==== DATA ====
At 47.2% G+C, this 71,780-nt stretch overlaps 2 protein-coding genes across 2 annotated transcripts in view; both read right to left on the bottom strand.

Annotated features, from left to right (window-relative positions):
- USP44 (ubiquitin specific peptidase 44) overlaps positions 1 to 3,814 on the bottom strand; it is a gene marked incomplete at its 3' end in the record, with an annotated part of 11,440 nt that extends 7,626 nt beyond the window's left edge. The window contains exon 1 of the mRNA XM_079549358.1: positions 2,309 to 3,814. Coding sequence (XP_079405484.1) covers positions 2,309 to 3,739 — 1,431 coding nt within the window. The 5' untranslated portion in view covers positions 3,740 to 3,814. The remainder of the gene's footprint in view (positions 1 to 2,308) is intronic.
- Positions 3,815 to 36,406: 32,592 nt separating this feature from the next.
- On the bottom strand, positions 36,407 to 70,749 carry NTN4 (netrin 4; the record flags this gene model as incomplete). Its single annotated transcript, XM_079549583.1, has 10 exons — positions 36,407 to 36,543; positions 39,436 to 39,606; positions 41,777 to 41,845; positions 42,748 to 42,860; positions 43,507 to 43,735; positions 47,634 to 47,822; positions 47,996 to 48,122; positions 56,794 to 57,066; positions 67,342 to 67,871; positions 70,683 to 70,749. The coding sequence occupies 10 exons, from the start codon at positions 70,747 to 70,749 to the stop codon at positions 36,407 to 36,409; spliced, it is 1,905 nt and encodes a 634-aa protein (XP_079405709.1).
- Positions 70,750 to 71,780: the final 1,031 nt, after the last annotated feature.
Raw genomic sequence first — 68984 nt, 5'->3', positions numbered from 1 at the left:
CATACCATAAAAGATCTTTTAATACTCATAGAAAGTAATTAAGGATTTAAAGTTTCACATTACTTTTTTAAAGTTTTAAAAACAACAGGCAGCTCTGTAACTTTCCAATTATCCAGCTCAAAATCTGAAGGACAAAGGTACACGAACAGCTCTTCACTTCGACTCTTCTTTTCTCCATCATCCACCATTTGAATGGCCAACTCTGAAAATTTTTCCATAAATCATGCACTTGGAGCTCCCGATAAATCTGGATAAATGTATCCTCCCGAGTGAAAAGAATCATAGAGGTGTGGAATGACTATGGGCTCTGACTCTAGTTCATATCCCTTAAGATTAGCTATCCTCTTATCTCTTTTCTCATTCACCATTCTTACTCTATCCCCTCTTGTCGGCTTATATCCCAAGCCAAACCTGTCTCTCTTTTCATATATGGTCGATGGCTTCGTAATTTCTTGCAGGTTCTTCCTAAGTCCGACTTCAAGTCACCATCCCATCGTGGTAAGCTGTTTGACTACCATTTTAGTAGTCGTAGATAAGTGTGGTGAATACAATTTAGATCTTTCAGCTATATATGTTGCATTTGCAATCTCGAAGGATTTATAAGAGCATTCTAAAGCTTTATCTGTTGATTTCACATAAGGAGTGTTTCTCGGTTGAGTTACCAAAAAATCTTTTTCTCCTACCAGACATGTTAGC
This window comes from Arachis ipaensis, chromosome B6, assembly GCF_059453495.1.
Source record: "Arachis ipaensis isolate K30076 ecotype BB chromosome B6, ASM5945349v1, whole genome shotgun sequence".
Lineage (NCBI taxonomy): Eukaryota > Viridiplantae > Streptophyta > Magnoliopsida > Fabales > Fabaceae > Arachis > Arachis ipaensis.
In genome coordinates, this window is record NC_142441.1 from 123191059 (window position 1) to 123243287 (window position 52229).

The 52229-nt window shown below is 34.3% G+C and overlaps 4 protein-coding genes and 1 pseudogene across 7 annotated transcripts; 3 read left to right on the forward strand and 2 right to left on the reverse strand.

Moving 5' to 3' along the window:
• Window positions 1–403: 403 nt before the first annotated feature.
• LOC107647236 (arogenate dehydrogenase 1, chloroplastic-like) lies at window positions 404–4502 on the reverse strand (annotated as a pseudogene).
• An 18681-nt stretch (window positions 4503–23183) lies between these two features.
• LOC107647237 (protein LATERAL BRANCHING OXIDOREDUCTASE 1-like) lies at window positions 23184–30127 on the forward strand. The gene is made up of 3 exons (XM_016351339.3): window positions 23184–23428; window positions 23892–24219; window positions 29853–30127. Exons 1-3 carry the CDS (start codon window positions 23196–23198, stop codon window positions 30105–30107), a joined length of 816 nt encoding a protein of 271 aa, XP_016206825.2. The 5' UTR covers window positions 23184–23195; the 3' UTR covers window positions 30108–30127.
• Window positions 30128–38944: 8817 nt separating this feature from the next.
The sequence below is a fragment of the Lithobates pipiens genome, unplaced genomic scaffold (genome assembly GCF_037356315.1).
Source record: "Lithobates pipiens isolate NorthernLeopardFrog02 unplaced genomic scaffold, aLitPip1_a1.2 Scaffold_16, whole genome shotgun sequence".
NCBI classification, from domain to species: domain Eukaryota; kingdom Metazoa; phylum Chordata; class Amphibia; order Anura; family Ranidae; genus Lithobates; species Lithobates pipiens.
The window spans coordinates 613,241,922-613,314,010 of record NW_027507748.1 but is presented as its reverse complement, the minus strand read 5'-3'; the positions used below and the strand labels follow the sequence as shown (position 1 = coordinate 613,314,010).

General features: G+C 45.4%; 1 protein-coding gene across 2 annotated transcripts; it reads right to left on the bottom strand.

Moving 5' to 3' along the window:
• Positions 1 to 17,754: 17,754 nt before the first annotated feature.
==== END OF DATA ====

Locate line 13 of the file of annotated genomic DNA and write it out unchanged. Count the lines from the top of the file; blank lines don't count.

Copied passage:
The 52229-nt window shown below is 34.3% G+C and overlaps 4 protein-coding genes and 1 pseudogene across 7 annotated transcripts; 3 read left to right on the forward strand and 2 right to left on the reverse strand.